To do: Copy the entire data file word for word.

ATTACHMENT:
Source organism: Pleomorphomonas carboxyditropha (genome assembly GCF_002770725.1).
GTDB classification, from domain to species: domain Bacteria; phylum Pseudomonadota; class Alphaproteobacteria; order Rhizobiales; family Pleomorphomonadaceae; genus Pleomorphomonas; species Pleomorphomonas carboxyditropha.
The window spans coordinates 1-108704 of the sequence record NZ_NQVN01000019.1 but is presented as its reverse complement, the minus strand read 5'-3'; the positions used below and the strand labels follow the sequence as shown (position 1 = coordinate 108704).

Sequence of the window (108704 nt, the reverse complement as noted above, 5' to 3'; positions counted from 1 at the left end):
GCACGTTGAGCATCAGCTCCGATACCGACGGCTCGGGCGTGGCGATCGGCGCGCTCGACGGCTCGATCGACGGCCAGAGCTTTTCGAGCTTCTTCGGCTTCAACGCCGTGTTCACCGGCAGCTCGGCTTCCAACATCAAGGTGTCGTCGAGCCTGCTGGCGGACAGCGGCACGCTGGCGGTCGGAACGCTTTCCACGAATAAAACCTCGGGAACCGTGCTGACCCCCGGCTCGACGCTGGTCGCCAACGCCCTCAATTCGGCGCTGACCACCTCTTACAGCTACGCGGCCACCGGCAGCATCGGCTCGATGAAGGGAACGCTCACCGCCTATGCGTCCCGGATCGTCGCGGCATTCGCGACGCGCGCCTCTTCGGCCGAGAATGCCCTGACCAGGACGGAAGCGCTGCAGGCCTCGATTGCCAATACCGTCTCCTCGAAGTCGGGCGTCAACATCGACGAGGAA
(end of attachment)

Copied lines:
Source organism: Pleomorphomonas carboxyditropha (genome assembly GCF_002770725.1).
GTDB classification, from domain to species: domain Bacteria; phylum Pseudomonadota; class Alphaproteobacteria; order Rhizobiales; family Pleomorphomonadaceae; genus Pleomorphomonas; species Pleomorphomonas carboxyditropha.
The window spans coordinates 1-108704 of the sequence record NZ_NQVN01000019.1 but is presented as its reverse complement, the minus strand read 5'-3'; the positions used below and the strand labels follow the sequence as shown (position 1 = coordinate 108704).

Sequence of the window (108704 nt, the reverse complement as noted above, 5' to 3'; positions counted from 1 at the left end):
GCACGTTGAGCATCAGCTCCGATACCGACGGCTCGGGCGTGGCGATCGGCGCGCTCGACGGCTCGATCGACGGCCAGAGCTTTTCGAGCTTCTTCGGCTTCAACGCCGTGTTCACCGGCAGCTCGGCTTCCAACATCAAGGTGTCGTCGAGCCTGCTGGCGGACAGCGGCACGCTGGCGGTCGGAACGCTTTCCACGAATAAAACCTCGGGAACCGTGCTGACCCCCGGCTCGACGCTGGTCGCCAACGCCCTCAATTCGGCGCTGACCACCTCTTACAGCTACGCGGCCACCGGCAGCATCGGCTCGATGAAGGGAACGCTCACCGCCTATGCGTCCCGGATCGTCGCGGCATTCGCGACGCGCGCCTCTTCGGCCGAGAATGCCCTGACCAGGACGGAAGCGCTGCAGGCCTCGATTGCCAATACCGTCTCCTCGAAGTCGGGCGTCAACATCGACGAGGAA